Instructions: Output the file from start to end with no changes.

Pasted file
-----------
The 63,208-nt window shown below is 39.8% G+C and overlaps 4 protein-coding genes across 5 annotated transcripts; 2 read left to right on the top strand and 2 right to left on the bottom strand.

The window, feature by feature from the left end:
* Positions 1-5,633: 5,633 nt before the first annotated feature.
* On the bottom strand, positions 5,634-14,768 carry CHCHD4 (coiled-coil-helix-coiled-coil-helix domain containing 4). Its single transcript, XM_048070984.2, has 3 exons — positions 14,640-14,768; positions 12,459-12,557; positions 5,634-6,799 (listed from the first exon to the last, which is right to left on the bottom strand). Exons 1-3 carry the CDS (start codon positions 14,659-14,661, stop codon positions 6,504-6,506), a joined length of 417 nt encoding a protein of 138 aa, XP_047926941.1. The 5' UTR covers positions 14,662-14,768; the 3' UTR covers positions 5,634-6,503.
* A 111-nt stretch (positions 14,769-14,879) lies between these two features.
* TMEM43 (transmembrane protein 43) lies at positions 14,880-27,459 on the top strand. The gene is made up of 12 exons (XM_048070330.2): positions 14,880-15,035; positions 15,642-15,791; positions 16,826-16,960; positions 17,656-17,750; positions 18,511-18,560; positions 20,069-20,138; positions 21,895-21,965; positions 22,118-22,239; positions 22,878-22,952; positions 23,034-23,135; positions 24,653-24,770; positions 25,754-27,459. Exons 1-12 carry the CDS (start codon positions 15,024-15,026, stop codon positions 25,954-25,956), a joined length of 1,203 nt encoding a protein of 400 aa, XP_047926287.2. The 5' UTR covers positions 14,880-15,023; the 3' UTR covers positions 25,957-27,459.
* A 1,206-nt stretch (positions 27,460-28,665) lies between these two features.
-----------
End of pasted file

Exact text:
The 63,208-nt window shown below is 39.8% G+C and overlaps 4 protein-coding genes across 5 annotated transcripts; 2 read left to right on the top strand and 2 right to left on the bottom strand.

The window, feature by feature from the left end:
* Positions 1-5,633: 5,633 nt before the first annotated feature.
* On the bottom strand, positions 5,634-14,768 carry CHCHD4 (coiled-coil-helix-coiled-coil-helix domain containing 4). Its single transcript, XM_048070984.2, has 3 exons — positions 14,640-14,768; positions 12,459-12,557; positions 5,634-6,799 (listed from the first exon to the last, which is right to left on the bottom strand). Exons 1-3 carry the CDS (start codon positions 14,659-14,661, stop codon positions 6,504-6,506), a joined length of 417 nt encoding a protein of 138 aa, XP_047926941.1. The 5' UTR covers positions 14,662-14,768; the 3' UTR covers positions 5,634-6,503.
* A 111-nt stretch (positions 14,769-14,879) lies between these two features.
* TMEM43 (transmembrane protein 43) lies at positions 14,880-27,459 on the top strand. The gene is made up of 12 exons (XM_048070330.2): positions 14,880-15,035; positions 15,642-15,791; positions 16,826-16,960; positions 17,656-17,750; positions 18,511-18,560; positions 20,069-20,138; positions 21,895-21,965; positions 22,118-22,239; positions 22,878-22,952; positions 23,034-23,135; positions 24,653-24,770; positions 25,754-27,459. Exons 1-12 carry the CDS (start codon positions 15,024-15,026, stop codon positions 25,954-25,956), a joined length of 1,203 nt encoding a protein of 400 aa, XP_047926287.2. The 5' UTR covers positions 14,880-15,023; the 3' UTR covers positions 25,957-27,459.
* A 1,206-nt stretch (positions 27,460-28,665) lies between these two features.